The tongue flickers out again, travelling delicately over my head and shoulders; and believe me, I'm praying that I don't taste too good, because I have the nasty feeling that I've been marked down as a prospective dinner.
I'd give a lot for one of those fairy tale wizards to turn up - well, all the best wizards are supposed to have a sure-fire spell for getting rid of dragons - and those teeth are unpleasantly close. In the absence of any such useful character, though, I reckon my best bet is to remain perfectly still, and hope that the beast isn't too hungry.
The weight on my leg shifts a little, and to my surprise the dragon rolls over onto his side, one hind leg raised into the air; he whimpers pleadingly, and his position reminds me irresistibly of a dog I had once - he lay down and whimpered like that when he wanted his tummy tickled.
"Ridiculous!" I mutter. "Whoever heard of a dragon looking to be petted?"
You'd swear the beast understands, because he whimpers again, and nudges my arm with his snout. Oh well, it's worth trying... I reach out very cautiously and rub my hand over the surprisingly soft yellow skin.
At once an expression of sheer, idiotic bliss crosses the dragon's face; he gives a little moan of unmistakeable pleasure, and wriggles ecstatically, his eyes half-closed with sheer enjoyment. I can't help it - I begin to laugh. After all, here I am, with a broken arm and other injuries I'm not too sure about, stuck halfway up a mountain with - of all things - an affectionate dragon.
It seems the beast likes the sound of my voice, because a low rumbling kindles deep in his throat.
"The books didn't mention this either," I tell my companion. "I don't think dragons are supposed to purr."
Supposed to or not, this one definitely is. In fact, as time passes, the sound lulls me into a dreamy haze - so much so, that the sudden clatter of rocks below startles me for a moment until I realise that my rescue party must have arrived.
"Excuse me," I tell the dragon, and wriggle round until I'm able to watch the first man scramble over the ledge.
It had to be! I tell myself resignedly. Get into trouble on our first shore leave from a new ship, and have to be rescued by the First Officer in person.
Spock's followed by Jimenez, one of the junior medics, and a couple of men from Security; this makes the ledge pretty crowded, and I grin apologetically.
"Sorry about the lack of space - I don't think my friend here wants to move."
"Your "friend?" Spock's eyebrows vanish into his hair, and Jimenez, in the act of pulling out his scanner, looks at me worriedly,
"The dragon. He's been keeping me company for..."
At the sight of their carefully blank faces I turn my head; although I can still feel the warm weight against my leg, the ledge appears to be empty.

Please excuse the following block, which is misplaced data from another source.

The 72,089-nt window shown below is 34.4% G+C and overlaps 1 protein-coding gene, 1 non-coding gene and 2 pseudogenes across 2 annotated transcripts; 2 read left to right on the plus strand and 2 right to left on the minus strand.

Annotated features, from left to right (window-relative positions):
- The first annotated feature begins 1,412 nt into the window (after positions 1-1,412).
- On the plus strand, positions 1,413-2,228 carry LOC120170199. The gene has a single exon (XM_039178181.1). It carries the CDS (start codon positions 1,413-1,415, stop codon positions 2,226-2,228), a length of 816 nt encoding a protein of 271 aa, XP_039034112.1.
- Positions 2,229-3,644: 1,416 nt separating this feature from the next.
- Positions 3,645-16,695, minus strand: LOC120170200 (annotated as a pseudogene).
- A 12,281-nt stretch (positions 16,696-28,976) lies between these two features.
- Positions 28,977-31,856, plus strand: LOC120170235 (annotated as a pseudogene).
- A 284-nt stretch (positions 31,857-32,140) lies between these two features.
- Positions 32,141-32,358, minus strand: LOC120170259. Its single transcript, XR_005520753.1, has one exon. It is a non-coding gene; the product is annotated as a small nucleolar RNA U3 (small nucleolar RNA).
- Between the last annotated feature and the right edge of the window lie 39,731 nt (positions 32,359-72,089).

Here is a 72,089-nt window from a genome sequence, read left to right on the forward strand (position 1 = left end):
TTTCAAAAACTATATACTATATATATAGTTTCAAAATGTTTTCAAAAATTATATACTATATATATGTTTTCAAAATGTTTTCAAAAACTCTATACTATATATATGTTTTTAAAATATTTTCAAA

"There is a dragon," I assure them earnestly. "If you'd just feel..."
"Don't worry about it now," Jimenez says brightly. "Let's have a look at you, Baillie... Hmm, yes, a broken arm... and that's a bad bruise, possibly concussion... I think he'd better beam directly up to the ship, Mr. Spock."
"As you advise." The Vulcan pulls out his communicator, and as the two guards help me to my feet I lose my final proof as the weight lifts from my leg. Patterson follows the direction of my gaze, grins, and I have the nasty suspicion that I'm never going to be allowed to live this one down.
"I was not concussed, There was a dragon, whether you saw it or not. "
"Sure there was. St. George too... and perhaps a damsel in distress?"
One of these days I'm going to murder Patterson - slowly. He's spread the story all over the ship, and those idiots think it's the biggest joke for years. There's nothing more frustrating than being disbelieved when you know you're telling the truth - but the more I try to convince them, the louder they laugh.
In despair I glance around the rec room, looking for support, but in vain; the only person not grinning like a Cheshire cat is Spock, who's sitting at the next table poring over a chess board.
Something about his tense expression makes me forget everyone else for the moment, and I find myself watching him with curiosity, wondering what it's like for him to be the only one of his race on board; even though he's half Human it doesn't show, and I guess he must get pretty lonely at times. He's respected by the crew, but he doesn't seem to have any friends... irritating though mine can be at times, I can't imagine not having any.
Just then the rec room door opens, and his face... changes, softening into an expression of shy welcome; then almost at once the frozen mask is back in place, so quickly it's hard to believe it ever lifted.
Looking round, I see that the Captain has come in, with Gary Mitchell at his side, and it's clear what happened. On the way to sickbay after my "rescue " we'd met the Captain in the lift, and he'd arranged a chess game with Spock; but he's obviously got caught up with Mitchell and forgotten - leaving the Vulcan to hide a bitter disappointment.
"Hey Gary - have you heard about Baillie's dragon?"
Something very slow, very painful for Patterson, I decide as the navigator and the Captain pause by our table.
"McCoy gave you a thorough check-up, of course?" Kirk is smiling too, but his eyes are concerned - I'll say this for him, he worries about every member of his crew.